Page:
This optional tool is provided to assist member firms in fulfilling their regulatory obligations. This tool is provided as a starting point, and you must tailor this tool to reflect the size and needs of the applicant. Using this tool does not guarantee compliance with or create any safe harbor with respect to FINRA rules, the federal securities laws or state laws, or other applicable federal or state regulatory requirements. This tool does not create any new legal or regulatory obligations for firms or other entities. As a result, dark pools, along with high-frequency trading (HFT), are oft-criticized by those in the finance industry; some traders believe that these elements convey an unfair advantage to certain players in the stock market. Alternative Trading Systems have gained traction across global financial markets, catering to diverse asset classes and evolving market needs.

Regulation of Alternative Trading Systems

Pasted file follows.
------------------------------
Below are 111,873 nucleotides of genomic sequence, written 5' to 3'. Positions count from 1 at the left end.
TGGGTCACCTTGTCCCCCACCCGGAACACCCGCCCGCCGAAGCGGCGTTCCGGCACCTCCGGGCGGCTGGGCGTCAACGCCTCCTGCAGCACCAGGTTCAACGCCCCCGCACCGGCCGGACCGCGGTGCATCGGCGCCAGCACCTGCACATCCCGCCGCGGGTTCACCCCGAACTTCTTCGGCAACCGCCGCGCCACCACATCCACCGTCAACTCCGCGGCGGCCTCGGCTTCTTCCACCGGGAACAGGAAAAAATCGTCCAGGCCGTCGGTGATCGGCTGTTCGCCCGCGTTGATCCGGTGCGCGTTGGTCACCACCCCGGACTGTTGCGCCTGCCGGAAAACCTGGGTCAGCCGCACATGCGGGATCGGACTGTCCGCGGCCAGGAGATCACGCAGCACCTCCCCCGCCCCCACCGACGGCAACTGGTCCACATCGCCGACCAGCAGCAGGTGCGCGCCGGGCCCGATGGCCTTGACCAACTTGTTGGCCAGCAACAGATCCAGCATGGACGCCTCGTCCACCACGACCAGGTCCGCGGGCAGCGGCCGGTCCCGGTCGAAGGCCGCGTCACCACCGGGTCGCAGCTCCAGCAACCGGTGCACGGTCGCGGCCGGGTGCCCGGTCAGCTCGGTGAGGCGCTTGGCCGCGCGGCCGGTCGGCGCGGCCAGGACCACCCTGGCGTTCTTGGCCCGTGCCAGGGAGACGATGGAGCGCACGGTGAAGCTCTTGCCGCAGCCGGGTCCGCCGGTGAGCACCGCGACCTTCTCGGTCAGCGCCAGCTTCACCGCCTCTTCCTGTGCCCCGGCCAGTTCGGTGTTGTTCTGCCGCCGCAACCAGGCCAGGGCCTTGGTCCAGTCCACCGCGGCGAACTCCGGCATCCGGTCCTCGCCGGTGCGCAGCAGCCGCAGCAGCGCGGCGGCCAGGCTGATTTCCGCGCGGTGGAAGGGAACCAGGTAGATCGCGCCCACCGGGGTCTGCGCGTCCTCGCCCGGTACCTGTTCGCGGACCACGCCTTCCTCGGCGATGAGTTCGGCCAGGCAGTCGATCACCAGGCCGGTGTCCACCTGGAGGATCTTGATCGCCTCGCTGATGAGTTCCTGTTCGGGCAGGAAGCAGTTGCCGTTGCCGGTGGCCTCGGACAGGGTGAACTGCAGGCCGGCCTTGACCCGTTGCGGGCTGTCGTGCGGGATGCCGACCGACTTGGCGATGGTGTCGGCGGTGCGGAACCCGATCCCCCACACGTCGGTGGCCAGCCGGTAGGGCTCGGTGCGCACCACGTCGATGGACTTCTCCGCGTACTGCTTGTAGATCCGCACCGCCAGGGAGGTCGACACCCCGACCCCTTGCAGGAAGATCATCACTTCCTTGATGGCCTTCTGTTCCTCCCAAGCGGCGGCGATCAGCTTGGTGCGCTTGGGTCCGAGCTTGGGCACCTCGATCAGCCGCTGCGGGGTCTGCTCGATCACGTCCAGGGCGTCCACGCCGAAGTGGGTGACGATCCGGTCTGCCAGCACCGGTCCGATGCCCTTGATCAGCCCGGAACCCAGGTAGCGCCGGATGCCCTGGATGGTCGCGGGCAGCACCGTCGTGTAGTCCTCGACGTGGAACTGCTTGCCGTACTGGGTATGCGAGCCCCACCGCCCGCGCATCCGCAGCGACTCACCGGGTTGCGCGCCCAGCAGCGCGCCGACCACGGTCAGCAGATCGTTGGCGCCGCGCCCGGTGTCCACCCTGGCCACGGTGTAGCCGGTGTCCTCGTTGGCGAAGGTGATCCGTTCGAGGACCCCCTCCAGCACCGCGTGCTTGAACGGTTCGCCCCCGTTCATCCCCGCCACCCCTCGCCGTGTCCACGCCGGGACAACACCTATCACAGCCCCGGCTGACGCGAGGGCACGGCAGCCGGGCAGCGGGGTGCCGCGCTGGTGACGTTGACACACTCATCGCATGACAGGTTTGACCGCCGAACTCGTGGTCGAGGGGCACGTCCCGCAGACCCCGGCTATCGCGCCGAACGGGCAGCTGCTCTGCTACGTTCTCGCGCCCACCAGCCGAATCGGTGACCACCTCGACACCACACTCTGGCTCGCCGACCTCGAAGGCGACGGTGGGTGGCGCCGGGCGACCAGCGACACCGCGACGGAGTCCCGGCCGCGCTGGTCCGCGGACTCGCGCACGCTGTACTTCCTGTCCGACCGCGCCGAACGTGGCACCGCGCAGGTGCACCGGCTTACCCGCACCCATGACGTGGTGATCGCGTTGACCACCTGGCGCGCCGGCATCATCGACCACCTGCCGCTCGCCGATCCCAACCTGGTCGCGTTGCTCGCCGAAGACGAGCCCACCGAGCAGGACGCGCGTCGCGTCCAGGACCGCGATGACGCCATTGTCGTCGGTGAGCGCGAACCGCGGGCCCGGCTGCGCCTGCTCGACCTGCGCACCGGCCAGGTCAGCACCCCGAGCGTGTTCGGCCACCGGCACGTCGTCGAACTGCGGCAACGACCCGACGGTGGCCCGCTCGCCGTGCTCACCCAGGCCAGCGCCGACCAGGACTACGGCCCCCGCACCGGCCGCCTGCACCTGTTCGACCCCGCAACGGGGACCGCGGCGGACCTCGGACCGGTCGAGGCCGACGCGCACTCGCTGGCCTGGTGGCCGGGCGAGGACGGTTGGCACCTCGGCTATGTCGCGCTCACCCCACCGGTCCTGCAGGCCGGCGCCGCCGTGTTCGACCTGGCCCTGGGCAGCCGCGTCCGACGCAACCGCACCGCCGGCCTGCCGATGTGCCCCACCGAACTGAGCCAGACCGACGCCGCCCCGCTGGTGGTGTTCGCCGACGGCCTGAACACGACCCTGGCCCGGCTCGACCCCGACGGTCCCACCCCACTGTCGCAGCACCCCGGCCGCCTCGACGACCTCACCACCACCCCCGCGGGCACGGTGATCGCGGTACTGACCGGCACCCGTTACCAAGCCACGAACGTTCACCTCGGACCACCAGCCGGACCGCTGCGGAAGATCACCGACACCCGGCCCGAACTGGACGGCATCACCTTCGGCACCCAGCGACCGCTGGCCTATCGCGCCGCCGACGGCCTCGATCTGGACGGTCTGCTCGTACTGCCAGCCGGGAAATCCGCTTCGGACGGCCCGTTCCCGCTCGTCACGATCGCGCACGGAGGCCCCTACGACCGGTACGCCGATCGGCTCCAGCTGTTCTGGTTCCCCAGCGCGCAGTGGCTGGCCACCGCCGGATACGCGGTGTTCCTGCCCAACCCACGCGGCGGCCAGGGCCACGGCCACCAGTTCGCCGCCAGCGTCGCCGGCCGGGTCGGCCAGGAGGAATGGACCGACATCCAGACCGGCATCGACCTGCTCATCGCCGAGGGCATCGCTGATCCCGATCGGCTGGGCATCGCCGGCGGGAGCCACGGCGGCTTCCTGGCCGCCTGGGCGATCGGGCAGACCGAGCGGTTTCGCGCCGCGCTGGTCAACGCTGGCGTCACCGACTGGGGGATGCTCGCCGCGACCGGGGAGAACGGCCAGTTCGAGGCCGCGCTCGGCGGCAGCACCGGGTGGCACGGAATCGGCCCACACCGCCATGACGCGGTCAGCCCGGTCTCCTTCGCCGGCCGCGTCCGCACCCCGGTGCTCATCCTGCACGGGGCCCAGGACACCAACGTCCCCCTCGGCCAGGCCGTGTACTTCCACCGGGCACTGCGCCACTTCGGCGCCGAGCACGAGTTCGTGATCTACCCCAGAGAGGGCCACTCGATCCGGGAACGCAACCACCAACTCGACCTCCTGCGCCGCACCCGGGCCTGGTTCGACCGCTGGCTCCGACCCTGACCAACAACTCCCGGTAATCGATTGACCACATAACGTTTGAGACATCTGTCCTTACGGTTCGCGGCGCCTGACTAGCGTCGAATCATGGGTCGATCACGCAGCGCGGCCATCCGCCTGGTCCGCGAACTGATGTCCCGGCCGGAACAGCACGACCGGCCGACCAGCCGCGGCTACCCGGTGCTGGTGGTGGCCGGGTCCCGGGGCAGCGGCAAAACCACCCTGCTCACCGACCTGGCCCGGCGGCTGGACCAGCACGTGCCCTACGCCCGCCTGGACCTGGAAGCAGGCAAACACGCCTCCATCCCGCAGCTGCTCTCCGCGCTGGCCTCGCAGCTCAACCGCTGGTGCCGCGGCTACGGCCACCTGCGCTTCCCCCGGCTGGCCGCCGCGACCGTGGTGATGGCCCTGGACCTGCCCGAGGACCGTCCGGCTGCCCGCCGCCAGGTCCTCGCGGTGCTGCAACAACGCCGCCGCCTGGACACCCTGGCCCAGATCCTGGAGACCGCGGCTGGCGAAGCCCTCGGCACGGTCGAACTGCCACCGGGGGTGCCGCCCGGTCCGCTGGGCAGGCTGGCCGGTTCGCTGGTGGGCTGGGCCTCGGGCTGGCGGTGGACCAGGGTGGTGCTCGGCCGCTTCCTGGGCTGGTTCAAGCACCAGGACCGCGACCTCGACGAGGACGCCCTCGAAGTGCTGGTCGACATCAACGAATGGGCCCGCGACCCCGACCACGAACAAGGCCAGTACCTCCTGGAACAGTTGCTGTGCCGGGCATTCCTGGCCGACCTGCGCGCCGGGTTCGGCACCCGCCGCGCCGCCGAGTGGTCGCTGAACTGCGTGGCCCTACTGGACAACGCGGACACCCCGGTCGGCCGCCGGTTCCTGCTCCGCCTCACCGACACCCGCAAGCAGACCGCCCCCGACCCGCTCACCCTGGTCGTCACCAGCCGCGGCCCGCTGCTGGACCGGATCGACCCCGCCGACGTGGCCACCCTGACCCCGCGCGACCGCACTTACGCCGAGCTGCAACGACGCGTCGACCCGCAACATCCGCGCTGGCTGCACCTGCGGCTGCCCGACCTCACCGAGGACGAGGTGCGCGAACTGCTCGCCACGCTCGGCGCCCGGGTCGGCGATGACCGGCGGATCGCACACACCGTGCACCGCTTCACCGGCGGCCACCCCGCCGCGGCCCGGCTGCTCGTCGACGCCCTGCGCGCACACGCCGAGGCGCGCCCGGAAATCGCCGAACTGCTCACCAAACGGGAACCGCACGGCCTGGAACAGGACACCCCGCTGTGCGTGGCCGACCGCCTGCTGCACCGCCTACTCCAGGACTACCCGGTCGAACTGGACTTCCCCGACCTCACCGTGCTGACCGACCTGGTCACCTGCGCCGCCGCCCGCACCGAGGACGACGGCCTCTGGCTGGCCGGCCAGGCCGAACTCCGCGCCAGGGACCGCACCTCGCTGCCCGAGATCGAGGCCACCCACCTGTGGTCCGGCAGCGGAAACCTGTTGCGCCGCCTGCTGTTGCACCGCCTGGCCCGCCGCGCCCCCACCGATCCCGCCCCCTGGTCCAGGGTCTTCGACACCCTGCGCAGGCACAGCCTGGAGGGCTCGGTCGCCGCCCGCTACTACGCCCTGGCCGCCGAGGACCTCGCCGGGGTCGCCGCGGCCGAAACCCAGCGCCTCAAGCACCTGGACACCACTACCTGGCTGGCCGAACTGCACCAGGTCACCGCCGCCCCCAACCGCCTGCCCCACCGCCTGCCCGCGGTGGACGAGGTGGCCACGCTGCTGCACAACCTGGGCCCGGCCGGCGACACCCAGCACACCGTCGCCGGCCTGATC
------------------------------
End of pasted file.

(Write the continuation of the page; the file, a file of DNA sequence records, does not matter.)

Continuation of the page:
Transactions executed in the dark
order books of regulated markets are classified as non-visible, on-exchange and exchange hidden. Off-book transactions reported
and executed in exchanges are classified as non-visible, on-exchange and exchange off-order book. Transactions executed in
an MTF’s order book are classified as visible, off-exchange and MTF. Transactions executed in an MTF’s dark order book are
classified as non-visible, off-exchange and MTF. (B) During at least 4 of the preceding 6 calendar months, had an average daily trading volume of 5 percent or more of the aggregate average daily share volume for such NMS stock as reported by an effective transaction reporting plan.